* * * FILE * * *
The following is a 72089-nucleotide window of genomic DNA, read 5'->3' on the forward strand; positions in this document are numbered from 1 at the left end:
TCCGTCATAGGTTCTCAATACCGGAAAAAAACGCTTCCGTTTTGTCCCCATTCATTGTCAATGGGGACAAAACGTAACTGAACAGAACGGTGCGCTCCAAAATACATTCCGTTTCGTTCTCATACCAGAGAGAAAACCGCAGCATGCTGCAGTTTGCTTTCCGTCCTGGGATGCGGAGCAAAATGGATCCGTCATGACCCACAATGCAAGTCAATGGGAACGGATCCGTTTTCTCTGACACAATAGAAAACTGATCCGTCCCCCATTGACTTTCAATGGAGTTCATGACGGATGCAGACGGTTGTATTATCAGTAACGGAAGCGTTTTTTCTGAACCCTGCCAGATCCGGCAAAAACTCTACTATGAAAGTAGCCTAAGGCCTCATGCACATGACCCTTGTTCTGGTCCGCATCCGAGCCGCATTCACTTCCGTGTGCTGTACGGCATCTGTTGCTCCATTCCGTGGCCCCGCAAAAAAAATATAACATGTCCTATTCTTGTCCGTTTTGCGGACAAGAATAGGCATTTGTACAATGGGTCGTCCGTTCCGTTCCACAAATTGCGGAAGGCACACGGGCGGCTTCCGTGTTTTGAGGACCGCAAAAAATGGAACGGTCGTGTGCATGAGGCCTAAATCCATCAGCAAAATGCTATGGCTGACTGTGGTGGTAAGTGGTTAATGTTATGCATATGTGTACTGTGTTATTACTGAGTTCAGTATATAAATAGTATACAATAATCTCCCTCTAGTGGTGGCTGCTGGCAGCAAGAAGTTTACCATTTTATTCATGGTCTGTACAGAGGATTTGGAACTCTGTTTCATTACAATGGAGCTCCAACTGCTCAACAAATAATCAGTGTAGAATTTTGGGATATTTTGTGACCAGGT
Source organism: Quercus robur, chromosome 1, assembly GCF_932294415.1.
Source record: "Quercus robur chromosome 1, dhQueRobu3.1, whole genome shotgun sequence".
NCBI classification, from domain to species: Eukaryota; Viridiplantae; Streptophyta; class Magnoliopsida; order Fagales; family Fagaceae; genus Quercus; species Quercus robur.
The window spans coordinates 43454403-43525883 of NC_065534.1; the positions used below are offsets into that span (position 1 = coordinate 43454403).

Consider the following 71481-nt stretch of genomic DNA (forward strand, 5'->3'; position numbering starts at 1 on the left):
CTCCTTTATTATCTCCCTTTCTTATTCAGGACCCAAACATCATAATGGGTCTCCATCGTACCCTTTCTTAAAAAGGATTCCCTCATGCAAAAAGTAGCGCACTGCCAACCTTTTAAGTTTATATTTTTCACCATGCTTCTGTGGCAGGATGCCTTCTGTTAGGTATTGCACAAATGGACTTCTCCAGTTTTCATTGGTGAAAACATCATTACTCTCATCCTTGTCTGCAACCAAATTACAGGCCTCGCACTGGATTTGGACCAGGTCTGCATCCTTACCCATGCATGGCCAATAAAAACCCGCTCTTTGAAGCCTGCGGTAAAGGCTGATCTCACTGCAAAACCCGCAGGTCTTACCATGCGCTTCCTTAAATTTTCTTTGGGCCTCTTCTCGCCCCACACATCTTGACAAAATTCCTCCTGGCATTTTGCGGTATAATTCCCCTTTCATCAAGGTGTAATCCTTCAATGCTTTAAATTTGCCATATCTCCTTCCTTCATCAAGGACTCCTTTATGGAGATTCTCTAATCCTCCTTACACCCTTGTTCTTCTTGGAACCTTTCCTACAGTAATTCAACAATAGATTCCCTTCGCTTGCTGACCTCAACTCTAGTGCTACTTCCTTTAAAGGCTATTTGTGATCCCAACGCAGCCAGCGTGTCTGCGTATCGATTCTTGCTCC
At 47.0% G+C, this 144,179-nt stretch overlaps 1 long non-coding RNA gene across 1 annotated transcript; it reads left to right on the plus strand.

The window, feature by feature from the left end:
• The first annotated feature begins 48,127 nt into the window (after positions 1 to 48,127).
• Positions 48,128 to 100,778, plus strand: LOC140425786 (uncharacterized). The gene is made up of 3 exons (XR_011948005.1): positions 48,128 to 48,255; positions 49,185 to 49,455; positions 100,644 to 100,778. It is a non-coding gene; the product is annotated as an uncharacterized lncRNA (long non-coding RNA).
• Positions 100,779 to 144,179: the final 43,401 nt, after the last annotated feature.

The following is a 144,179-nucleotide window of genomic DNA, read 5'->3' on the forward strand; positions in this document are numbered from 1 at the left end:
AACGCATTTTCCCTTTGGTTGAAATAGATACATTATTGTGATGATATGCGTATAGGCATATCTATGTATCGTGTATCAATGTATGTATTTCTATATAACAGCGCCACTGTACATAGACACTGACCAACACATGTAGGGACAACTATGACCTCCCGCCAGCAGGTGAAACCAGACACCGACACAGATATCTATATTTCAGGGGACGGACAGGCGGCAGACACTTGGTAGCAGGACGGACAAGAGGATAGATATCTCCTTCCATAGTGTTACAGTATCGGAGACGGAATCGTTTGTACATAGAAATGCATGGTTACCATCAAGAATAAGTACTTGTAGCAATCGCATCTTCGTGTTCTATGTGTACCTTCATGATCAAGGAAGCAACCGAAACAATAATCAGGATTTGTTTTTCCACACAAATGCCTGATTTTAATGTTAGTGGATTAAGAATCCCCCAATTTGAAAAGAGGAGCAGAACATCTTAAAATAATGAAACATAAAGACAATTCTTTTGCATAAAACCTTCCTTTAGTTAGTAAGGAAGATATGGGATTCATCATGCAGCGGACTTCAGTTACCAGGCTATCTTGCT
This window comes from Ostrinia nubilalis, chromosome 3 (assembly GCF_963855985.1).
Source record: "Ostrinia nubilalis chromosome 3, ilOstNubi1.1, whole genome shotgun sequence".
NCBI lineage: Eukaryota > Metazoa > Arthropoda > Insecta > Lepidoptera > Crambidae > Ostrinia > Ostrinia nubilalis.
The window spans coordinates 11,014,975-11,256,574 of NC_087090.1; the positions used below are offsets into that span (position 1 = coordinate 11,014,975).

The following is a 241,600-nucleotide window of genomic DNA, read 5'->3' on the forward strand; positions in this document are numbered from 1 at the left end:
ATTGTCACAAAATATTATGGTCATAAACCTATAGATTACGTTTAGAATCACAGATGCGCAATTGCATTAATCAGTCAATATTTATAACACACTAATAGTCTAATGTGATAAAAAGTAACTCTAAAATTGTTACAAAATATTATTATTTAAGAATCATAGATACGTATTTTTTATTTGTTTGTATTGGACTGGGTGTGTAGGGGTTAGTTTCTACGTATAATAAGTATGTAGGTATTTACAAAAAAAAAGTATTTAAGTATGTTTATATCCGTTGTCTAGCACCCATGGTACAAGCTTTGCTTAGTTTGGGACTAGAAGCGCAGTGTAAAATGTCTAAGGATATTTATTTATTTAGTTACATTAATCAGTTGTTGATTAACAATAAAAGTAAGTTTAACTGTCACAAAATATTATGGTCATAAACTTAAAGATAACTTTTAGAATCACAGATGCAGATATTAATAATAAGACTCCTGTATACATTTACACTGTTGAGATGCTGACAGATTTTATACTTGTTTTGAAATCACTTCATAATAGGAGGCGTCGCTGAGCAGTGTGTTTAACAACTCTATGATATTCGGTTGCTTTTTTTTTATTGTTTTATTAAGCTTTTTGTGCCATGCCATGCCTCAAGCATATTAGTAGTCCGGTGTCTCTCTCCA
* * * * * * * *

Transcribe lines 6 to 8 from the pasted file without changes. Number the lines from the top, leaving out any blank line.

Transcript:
The window spans coordinates 43454403-43525883 of NC_065534.1; the positions used below are offsets into that span (position 1 = coordinate 43454403).

Consider the following 71481-nt stretch of genomic DNA (forward strand, 5'->3'; position numbering starts at 1 on the left):
CTCCTTTATTATCTCCCTTTCTTATTCAGGACCCAAACATCATAATGGGTCTCCATCGTACCCTTTCTTAAAAAGGATTCCCTCATGCAAAAAGTAGCGCACTGCCAACCTTTTAAGTTTATATTTTTCACCATGCTTCTGTGGCAGGATGCCTTCTGTTAGGTATTGCACAAATGGACTTCTCCAGTTTTCATTGGTGAAAACATCATTACTCTCATCCTTGTCTGCAACCAAATTACAGGCCTCGCACTGGATTTGGACCAGGTCTGCATCCTTACCCATGCATGGCCAATAAAAACCCGCTCTTTGAAGCCTGCGGTAAAGGCTGATCTCACTGCAAAACCCGCAGGTCTTACCATGCGCTTCCTTAAATTTTCTTTGGGCCTCTTCTCGCCCCACACATCTTGACAAAATTCCTCCTGGCATTTTGCGGTATAATTCCCCTTTCATCAAGGTGTAATCCTTCAATGCTTTAAATTTGCCATATCTCCTTCCTTCATCAAGGACTCCTTTATGGAGATTCTCTAATCCTCCTTACACCCTTGTTCTTCTTGGAACCTTTCCTACAGTAATTCAACAATAGATTCCCTTCGCTTGCTGACCTCAACTCTAGTGCTACTTCCTTTAAAGGCTATTTGTGATCCCAACGCAGCCAGCGTGTCTGCGTATCGATTCTTGCTCC